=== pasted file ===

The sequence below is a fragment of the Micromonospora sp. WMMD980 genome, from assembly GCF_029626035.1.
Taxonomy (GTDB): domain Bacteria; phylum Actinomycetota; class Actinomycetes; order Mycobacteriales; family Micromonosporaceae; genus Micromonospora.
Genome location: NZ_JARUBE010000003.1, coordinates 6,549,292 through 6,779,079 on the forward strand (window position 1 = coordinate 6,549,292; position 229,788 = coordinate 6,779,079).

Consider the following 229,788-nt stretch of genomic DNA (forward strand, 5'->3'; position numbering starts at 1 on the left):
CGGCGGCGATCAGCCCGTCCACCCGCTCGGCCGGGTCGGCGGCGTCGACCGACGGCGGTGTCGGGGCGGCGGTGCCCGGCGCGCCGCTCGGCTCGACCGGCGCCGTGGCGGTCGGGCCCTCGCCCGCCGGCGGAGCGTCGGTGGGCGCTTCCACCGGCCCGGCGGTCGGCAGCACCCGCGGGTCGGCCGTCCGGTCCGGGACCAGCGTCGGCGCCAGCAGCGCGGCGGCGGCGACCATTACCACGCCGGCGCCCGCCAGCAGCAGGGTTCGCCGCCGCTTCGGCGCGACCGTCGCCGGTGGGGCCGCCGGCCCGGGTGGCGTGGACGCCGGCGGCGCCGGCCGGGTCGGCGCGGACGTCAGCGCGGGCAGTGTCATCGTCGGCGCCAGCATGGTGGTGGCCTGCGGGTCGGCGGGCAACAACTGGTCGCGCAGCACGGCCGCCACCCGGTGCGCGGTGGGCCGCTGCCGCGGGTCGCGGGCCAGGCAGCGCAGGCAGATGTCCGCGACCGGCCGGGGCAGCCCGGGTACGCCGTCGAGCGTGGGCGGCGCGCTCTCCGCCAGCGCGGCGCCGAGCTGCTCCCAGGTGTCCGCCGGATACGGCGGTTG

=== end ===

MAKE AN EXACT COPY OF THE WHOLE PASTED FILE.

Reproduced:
The sequence below is a fragment of the Micromonospora sp. WMMD980 genome, from assembly GCF_029626035.1.
Taxonomy (GTDB): domain Bacteria; phylum Actinomycetota; class Actinomycetes; order Mycobacteriales; family Micromonosporaceae; genus Micromonospora.
Genome location: NZ_JARUBE010000003.1, coordinates 6,549,292 through 6,779,079 on the forward strand (window position 1 = coordinate 6,549,292; position 229,788 = coordinate 6,779,079).

Consider the following 229,788-nt stretch of genomic DNA (forward strand, 5'->3'; position numbering starts at 1 on the left):
CGGCGGCGATCAGCCCGTCCACCCGCTCGGCCGGGTCGGCGGCGTCGACCGACGGCGGTGTCGGGGCGGCGGTGCCCGGCGCGCCGCTCGGCTCGACCGGCGCCGTGGCGGTCGGGCCCTCGCCCGCCGGCGGAGCGTCGGTGGGCGCTTCCACCGGCCCGGCGGTCGGCAGCACCCGCGGGTCGGCCGTCCGGTCCGGGACCAGCGTCGGCGCCAGCAGCGCGGCGGCGGCGACCATTACCACGCCGGCGCCCGCCAGCAGCAGGGTTCGCCGCCGCTTCGGCGCGACCGTCGCCGGTGGGGCCGCCGGCCCGGGTGGCGTGGACGCCGGCGGCGCCGGCCGGGTCGGCGCGGACGTCAGCGCGGGCAGTGTCATCGTCGGCGCCAGCATGGTGGTGGCCTGCGGGTCGGCGGGCAACAACTGGTCGCGCAGCACGGCCGCCACCCGGTGCGCGGTGGGCCGCTGCCGCGGGTCGCGGGCCAGGCAGCGCAGGCAGATGTCCGCGACCGGCCGGGGCAGCCCGGGTACGCCGTCGAGCGTGGGCGGCGCGCTCTCCGCCAGCGCGGCGCCGAGCTGCTCCCAGGTGTCCGCCGGATACGGCGGTTG